Perhaps a black gay man has “black gay man privilege” in comparison to female heterosexual Asians, and transgender Latinas have “transgender Latina privilege” in comparison to black “cisgender” males. And on, and on, and on.

Ultimately, much of the normalization of activist culture — including among our elites and elite institutions — is simply appeasement and playacting. If keeping the flags indefinitely at half-staff and admitting our white privilege will keep radical activists from targeting the elites, bureaucrats, and even wary, exhausted everyday citizens, so be it.

Yet the obvious superficiality manifested in comments like those of Walsh’s give up the game. A lot of people are simply trying to survive the woke machine and its insatiable appetite to devour anyone perceived as an enemy.

All of this leads to an inherent tension. Activists by their nature are supposed to exist in opposition to the system. The problem is “the man,” right?

Yet politicians, bureaucrats, and corporations have become either beholden to woke activism or extensions of it. The elites must know this is an unstable, dangerous alliance. If white privilege and the patriarchy truly are systemic evils to be destroyed, should there be any white, male, cisgender politicians, bureaucrats, or CEOs? Their very existence allows the perpetuation of such supposed systemic evils.

Certainly, many leftist activists, pundits, and politicians think they are the ones in the driver’s seat. As evidenced by the proliferation of identity politics commercials and political performances (kente cloths for everyone!), they believe they can co-op activist fervor and zealotry while keeping their political power and financial security. Perhaps. But identitarianism and racialism have proven themselves voraciously eager to dispense with former allies once they are no longer useful (see Al Franken and Andrew Cuomo).

In one sense, we cannot escape identitarianism and are all products of biological and familial realities we cannot control. We are people who develop strong, passionate affiliations with certain religious, cultural, or social groups. Yet there is a certain brand of identitarianism ascendant in our contemporary culture that is demonstrably self-destructive and inimical to political and social cohesion.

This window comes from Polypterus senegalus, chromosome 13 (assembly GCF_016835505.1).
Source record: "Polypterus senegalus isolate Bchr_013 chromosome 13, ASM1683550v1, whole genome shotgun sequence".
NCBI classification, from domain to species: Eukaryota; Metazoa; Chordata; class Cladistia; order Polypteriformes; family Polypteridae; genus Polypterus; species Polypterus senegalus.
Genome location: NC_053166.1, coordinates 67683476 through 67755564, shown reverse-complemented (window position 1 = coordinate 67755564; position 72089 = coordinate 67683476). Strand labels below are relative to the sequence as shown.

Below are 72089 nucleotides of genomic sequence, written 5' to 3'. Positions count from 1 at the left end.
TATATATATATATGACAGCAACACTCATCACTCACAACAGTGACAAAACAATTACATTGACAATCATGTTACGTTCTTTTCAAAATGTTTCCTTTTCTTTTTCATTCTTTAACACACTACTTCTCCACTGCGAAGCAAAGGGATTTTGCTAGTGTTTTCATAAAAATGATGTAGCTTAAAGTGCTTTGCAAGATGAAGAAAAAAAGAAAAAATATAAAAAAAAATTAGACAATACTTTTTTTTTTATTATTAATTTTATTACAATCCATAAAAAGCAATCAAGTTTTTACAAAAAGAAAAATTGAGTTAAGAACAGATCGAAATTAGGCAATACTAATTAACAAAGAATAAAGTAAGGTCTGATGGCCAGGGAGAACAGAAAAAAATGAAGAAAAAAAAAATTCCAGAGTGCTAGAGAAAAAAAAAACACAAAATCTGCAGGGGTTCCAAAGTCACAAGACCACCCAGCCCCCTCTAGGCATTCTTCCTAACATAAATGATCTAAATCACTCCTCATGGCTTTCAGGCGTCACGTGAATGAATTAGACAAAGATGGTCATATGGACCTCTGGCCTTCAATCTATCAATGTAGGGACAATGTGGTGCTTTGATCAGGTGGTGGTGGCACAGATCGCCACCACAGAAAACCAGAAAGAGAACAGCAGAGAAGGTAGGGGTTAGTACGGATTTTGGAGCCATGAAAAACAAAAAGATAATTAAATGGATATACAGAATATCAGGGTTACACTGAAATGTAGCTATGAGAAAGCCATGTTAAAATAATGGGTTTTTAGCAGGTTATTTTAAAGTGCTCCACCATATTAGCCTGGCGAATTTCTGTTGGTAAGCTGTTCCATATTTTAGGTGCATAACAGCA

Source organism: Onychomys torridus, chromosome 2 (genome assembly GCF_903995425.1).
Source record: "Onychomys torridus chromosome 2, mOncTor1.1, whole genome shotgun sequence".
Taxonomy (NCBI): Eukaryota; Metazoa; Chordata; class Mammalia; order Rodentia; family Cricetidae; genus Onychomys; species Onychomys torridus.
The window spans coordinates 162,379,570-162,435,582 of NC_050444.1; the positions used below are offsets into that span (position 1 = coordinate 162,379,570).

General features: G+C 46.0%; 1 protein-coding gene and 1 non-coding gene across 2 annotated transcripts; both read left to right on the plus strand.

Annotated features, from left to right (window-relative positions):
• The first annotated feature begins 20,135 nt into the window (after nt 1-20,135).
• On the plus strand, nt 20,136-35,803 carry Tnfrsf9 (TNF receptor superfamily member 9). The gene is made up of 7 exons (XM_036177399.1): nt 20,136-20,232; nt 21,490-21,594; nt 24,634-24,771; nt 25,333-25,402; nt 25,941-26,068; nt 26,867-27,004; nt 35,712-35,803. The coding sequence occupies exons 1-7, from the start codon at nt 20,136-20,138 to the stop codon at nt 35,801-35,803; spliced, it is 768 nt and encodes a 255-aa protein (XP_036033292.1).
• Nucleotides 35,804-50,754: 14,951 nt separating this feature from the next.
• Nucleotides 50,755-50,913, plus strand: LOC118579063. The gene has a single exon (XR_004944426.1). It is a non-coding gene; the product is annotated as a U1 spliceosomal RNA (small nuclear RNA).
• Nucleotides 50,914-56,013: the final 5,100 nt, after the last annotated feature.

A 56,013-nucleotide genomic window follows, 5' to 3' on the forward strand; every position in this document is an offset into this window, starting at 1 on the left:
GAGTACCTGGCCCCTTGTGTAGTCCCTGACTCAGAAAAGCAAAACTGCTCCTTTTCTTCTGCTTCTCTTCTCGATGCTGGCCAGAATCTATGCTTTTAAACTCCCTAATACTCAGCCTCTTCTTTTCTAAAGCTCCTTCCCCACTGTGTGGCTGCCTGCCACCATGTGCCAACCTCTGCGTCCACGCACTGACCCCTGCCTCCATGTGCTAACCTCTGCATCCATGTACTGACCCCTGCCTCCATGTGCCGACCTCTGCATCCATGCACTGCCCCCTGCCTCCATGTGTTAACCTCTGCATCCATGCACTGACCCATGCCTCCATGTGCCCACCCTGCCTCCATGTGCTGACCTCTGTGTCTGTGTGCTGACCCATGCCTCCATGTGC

It’s a new special kind of pathology that argues the open (and objectively correct) vilification of the brutal totalitarianism of communist China represents a “Sinophobia” that is “fueling a wave of domestic hatred.” It is the kind of pathology that believes that the lack of any female umpires in Major League Baseball (there are only 76 full-time MLB umpires) represents a serious obstacle to women’s rights and equality.

We need political leaders, corporate executives, and everyday citizens willing to call these activist causes what they truly are: absurd, asinine distractions unworthy of our time or attention, and that further vitiate what little remains of our fraying social and political fabric.

The eternal half-staff flag makes a mockery of the true memorialization, as much as it would if every month was Black History Month or every day Thanksgiving, while radical racialist ideology that sees “white privilege” behind everything only heightens racial tension. And please, we need more Americans to take seriously the aggressive totalitarianism of a China that persecutes minorities and political dissidents. Indeed, that’s an activist cause far more worthy of our time and energy.

Casey Chalk is a Senior Contributor at The Federalist and an editor and columnist at The New Oxford Review. He has a bachelor's in history and master's in teaching from the University of Virginia and a master's in theology from Christendom College.